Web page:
Momus: It was you, Zeus, who bgan these illegalities and caused the corruption of our body politic by cohabiting with mortal women and going down to visit them now in one form, now in another. It has gone so far that we are afraid that someone may make a victim of you if he catches you when you are a bull, or that some goldsmith may work you up when you are gold, and instead of Zeus we may have you turning up as a necklace or a bracelet or an earring. However that may be, you have filled heaven with these–demigods! I do not care to put it otherwise. And it is a very ridiculous state of things when one suddenly hears that Hercules has ben appointed a god, but Eurystheus, who used to order him about, is dead; and that the temple of Hercules, who was a slave, and the tomb of Eurystheus, his master, stand side by side; and again, that in Thebes Dionysus is a god, but his cousins Pentheus, Actaeon, and Learchus were of all mankind the most ill-fated.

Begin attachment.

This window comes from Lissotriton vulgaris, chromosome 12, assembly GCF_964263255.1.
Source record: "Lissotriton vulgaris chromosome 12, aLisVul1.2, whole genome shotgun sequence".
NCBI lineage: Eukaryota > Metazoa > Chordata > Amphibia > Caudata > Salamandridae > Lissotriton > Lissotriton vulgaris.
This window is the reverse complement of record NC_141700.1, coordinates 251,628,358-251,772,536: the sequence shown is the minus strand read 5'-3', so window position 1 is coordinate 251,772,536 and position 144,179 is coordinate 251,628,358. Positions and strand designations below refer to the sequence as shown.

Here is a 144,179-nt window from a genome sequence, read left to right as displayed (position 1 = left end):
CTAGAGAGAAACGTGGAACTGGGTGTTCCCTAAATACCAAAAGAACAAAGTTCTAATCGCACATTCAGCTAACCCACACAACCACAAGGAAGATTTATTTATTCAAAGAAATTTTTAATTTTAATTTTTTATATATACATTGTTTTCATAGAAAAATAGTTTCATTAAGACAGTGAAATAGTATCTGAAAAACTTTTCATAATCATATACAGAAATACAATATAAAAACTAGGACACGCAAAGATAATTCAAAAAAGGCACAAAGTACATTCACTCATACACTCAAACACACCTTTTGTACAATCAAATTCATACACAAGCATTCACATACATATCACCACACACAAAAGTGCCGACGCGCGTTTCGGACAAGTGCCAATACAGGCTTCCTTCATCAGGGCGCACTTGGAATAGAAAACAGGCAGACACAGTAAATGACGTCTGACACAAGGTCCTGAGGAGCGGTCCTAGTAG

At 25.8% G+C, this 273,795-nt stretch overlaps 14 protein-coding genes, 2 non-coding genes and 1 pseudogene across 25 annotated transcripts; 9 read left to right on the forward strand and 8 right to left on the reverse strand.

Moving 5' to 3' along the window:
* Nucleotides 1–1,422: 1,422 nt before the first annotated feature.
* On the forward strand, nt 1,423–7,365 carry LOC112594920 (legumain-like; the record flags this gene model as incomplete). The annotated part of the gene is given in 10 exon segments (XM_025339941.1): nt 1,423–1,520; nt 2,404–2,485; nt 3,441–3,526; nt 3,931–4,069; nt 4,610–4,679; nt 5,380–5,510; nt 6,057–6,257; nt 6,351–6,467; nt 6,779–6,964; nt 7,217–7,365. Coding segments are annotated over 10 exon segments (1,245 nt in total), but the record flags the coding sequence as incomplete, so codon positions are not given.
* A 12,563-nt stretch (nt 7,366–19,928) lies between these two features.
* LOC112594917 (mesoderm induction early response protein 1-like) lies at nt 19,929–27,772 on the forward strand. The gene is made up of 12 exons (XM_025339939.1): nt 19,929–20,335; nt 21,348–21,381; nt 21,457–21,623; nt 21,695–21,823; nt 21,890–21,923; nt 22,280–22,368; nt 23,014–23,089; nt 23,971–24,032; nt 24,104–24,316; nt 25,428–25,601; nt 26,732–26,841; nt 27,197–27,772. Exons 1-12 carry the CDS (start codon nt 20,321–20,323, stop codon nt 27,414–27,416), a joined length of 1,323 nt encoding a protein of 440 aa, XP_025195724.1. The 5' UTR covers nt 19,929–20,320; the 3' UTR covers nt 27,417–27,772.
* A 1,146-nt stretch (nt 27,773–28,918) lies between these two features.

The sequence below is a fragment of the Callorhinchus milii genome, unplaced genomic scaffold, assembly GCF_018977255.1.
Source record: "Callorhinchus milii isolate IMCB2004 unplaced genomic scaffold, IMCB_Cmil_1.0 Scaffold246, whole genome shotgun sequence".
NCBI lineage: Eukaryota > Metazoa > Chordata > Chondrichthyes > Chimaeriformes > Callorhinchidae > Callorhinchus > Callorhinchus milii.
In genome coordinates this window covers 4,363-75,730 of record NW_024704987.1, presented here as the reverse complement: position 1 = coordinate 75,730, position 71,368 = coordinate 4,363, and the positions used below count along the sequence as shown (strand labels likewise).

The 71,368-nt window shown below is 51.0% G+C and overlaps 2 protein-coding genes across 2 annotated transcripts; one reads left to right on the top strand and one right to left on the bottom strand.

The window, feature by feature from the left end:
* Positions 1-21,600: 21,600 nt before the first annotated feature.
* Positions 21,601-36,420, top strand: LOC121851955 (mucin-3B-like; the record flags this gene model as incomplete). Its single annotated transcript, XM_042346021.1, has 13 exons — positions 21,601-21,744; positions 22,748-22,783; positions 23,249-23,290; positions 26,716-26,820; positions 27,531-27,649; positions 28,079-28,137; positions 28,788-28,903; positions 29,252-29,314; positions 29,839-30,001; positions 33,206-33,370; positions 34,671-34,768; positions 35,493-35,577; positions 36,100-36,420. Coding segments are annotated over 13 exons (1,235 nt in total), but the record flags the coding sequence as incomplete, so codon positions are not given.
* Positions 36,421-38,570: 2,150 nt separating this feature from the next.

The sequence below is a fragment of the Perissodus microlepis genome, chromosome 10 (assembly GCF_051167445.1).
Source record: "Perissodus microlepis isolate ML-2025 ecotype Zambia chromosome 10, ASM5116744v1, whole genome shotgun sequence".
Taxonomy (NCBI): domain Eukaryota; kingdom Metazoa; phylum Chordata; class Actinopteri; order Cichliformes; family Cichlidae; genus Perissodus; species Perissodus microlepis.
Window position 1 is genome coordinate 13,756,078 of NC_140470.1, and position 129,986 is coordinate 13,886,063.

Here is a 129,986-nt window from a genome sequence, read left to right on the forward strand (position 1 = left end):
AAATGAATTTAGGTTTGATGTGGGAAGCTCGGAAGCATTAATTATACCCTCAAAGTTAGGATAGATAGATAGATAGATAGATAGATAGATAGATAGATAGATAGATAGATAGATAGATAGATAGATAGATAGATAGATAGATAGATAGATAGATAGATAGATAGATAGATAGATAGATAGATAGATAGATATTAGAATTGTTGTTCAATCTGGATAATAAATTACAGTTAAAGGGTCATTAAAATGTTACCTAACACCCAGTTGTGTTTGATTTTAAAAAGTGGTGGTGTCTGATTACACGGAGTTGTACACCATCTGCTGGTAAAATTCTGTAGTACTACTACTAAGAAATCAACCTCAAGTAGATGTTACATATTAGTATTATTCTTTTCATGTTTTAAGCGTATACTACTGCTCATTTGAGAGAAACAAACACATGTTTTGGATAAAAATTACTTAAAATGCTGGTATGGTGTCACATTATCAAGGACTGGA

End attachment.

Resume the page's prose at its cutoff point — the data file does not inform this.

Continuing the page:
From the moment that you, Zeus, once opened our doors to such as they and turned your attention to mortal women, everyone else has copied you, and not the male sex alone but–what is most unseemly–even the goddesses. Who does not know about Anchises, Tithonus, Endymion, Iasion, and the rest of them? So I think I shall omit those incidents, for it would take too long if I were to pass censure on them.
Zeus: Say nothing about Ganymede, Momus, for I shall be angry if you vex the little lad by disparaging his birth.